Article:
Publication: North Caucasus Weekly Volume: 5 Issue: 39


Tensions are continuing to run high along the border between North Ossetia and Ingushetia, where a group of North Ossetian vigilantes temporarily seized a checkpoint last weekend. The vigilantes, said to include relatives of Beslan hostages, demanded that the authorities bar Chechens and Ingush from entering North Ossetia. A North Ossetian Interior Ministry official told the Associated Press that top local security officials quickly came to the scene and talked with the vigilantes for two hours, finally persuading them to leave peacefully.


Illegal oil production is creating an environmental crisis in Chechnya, according to a report aired by Russia’s state-controlled television on October 23 and monitored by the BBC. Correspondent Mikhail Popov told viewers that “even under the Soviet Union, Grozny was one of the top five towns suffering from environmental problems. Now most of the oil-extraction plants are closed, but the town is even more clouded in smoke.” The broadcast quoted the pro-Moscow administration’s health ministry as estimating that more than 40 percent of Chechnya’s children are suffering from bronchitis—caused largely by the inhalation of petroleum fumes.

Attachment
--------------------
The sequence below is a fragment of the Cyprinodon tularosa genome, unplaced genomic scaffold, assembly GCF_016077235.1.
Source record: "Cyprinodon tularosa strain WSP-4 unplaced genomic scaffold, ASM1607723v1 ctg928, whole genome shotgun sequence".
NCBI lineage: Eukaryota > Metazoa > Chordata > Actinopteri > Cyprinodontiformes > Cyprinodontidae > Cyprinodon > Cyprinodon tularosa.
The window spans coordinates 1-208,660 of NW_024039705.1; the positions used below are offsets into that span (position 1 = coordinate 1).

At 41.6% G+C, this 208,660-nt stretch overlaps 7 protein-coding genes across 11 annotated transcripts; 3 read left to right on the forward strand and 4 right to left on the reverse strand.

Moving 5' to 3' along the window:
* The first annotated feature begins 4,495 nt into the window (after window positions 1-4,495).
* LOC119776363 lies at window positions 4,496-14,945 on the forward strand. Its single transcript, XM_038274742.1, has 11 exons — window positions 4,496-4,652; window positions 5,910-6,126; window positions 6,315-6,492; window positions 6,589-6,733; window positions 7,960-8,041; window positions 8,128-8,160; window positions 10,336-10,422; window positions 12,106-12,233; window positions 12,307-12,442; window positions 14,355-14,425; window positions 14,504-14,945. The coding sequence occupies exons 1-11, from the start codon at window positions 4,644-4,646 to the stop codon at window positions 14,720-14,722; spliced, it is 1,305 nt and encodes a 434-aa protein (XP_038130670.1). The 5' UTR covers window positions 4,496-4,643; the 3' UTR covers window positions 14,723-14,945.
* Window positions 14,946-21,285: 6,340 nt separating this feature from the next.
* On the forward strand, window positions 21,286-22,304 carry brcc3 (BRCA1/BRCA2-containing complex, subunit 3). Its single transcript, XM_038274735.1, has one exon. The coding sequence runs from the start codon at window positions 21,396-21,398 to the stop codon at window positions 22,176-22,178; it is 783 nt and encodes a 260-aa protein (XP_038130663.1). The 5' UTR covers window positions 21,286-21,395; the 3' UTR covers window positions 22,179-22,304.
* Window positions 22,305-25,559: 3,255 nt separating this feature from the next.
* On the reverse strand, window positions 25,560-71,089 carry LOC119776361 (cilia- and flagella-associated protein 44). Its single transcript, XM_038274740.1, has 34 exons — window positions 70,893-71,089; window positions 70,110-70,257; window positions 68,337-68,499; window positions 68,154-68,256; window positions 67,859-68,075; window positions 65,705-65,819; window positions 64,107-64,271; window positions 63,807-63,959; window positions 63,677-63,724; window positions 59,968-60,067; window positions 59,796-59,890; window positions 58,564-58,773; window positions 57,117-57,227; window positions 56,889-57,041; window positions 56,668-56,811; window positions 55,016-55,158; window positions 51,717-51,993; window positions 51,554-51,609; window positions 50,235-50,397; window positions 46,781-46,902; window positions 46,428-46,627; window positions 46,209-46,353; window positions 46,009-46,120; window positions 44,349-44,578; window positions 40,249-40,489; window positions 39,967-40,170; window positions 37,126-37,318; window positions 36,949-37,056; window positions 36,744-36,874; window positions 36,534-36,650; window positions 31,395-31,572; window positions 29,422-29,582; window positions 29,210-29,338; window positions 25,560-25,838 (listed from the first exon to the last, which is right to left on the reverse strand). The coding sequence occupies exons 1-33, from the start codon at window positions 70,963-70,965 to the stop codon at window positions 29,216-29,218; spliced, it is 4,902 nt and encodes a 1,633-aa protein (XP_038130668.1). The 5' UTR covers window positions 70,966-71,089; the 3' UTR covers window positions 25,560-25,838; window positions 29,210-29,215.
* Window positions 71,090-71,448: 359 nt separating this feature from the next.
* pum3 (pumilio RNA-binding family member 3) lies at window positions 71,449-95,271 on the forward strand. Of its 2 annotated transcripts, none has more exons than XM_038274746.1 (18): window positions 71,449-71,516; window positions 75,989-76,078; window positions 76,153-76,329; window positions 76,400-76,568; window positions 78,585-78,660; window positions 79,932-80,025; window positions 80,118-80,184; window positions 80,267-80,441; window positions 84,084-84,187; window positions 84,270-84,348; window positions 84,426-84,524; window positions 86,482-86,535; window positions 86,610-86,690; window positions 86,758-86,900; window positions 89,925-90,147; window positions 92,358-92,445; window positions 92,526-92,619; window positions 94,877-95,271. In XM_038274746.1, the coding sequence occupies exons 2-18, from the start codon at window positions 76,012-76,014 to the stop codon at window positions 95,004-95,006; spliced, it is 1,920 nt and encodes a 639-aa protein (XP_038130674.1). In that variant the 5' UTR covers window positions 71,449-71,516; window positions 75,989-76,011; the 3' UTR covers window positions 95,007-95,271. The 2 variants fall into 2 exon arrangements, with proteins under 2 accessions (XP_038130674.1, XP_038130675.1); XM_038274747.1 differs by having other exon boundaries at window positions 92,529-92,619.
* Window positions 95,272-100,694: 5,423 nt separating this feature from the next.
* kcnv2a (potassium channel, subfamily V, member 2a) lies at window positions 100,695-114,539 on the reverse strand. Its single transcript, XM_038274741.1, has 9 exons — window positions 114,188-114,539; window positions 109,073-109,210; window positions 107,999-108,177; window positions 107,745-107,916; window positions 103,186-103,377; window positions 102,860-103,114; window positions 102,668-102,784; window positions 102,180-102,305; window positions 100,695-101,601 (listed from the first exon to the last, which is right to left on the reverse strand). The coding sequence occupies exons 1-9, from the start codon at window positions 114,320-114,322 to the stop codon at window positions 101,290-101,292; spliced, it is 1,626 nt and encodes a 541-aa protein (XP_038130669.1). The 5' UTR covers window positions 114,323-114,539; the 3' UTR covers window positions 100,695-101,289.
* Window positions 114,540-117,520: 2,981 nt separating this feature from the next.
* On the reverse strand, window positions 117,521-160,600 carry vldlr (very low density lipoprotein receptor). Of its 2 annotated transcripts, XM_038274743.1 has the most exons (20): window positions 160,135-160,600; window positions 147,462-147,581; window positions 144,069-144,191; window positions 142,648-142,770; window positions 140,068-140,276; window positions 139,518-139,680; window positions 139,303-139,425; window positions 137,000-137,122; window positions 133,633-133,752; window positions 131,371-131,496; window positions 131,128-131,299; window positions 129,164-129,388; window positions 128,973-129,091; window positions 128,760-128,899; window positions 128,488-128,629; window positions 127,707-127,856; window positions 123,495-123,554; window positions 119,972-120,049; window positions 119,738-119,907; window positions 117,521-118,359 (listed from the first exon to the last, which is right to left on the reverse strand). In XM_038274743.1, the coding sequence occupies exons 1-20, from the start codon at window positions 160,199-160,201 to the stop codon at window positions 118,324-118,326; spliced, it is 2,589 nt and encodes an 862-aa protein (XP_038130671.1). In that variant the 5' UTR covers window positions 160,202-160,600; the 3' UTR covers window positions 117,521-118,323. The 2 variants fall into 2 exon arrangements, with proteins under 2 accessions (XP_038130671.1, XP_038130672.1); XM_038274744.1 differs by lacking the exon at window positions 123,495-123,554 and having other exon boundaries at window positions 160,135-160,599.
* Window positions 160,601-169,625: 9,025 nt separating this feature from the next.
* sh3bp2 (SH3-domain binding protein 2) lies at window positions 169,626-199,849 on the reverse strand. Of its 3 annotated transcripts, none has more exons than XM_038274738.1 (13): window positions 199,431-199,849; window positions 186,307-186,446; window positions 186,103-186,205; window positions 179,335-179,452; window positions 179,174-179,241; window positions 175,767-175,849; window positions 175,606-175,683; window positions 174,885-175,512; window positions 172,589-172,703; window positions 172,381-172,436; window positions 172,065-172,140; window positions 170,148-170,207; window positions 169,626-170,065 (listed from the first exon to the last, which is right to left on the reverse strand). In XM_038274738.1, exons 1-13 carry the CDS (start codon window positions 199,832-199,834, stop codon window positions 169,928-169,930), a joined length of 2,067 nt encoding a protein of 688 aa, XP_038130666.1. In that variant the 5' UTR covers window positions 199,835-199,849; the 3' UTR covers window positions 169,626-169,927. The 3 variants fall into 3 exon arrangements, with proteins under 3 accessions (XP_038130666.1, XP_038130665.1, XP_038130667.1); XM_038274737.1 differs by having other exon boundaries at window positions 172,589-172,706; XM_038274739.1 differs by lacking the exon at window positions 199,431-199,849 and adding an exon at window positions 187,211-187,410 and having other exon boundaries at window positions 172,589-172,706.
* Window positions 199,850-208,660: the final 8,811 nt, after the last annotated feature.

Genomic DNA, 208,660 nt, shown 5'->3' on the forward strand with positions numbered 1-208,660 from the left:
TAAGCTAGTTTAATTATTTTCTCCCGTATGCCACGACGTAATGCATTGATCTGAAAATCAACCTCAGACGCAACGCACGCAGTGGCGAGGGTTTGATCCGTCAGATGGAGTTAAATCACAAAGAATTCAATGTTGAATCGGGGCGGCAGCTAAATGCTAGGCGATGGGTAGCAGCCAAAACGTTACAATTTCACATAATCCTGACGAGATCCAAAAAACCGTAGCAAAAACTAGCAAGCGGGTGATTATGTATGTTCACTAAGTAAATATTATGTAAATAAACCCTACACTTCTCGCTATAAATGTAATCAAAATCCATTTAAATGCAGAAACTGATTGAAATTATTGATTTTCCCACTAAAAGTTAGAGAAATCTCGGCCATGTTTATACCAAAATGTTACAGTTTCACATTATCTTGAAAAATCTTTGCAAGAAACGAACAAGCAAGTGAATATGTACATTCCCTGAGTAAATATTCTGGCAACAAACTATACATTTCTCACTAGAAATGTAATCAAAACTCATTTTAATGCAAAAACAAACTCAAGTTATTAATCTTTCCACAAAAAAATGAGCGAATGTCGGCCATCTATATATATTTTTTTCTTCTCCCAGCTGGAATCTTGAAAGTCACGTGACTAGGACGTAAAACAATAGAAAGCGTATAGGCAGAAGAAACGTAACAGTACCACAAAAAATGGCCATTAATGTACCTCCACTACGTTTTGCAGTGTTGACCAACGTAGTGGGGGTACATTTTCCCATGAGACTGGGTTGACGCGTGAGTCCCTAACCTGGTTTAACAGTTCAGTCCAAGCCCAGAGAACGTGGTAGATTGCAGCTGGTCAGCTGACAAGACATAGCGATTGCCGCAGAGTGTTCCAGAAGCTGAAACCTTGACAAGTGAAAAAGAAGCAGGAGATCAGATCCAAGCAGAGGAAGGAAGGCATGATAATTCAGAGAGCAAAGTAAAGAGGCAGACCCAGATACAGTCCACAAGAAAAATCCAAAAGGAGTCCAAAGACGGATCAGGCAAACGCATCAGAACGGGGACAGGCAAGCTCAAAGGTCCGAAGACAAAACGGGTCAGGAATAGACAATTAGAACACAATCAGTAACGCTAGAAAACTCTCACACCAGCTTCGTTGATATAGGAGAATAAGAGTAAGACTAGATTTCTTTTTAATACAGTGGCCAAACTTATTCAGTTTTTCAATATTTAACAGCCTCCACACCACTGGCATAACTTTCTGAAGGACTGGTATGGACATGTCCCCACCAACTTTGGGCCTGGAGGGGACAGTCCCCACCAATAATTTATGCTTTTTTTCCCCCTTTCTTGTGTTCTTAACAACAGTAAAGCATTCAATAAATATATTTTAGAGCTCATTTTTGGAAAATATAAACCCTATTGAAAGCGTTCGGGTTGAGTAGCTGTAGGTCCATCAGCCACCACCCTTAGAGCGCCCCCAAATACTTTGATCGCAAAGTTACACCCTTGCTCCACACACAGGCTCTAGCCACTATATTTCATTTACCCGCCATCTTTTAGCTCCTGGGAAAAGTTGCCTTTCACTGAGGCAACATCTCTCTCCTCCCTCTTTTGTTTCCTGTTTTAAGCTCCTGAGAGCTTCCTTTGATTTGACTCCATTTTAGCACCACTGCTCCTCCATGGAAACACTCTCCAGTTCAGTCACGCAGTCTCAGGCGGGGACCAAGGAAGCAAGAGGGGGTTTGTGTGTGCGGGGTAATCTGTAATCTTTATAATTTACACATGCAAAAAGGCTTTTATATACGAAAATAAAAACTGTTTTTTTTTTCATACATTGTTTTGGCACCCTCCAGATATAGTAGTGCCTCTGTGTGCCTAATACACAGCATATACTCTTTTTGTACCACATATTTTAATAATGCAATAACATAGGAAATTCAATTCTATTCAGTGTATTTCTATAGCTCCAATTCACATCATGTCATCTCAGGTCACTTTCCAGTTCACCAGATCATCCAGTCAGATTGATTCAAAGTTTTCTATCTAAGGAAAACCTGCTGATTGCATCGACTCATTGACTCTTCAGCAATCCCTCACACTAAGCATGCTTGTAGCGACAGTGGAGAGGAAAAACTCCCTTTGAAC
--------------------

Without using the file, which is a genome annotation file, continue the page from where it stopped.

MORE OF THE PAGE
“Let us consider Chechnya’s well-known oil deposits. Although they are not huge, nevertheless three or four million tons of high-quality oil should yield a minimum of 150 to 200 million dollars a year. But that sum is being squandered! Do you know of even one case of an oil-tank truck being blown up in Chechnya? I don’t. It’s obvious that both sides in this conflict are guarding this [underground] business with especially great care. For them the protection of oil is far more important than the safety of peaceful civilians. This is a clear example of the influence of the factor of corruption.” –Ruslan Khasbulatov, former speaker of the Russian federal parliament, in an interview with Sergei Tkachuk of Novye izvestia published on October 22.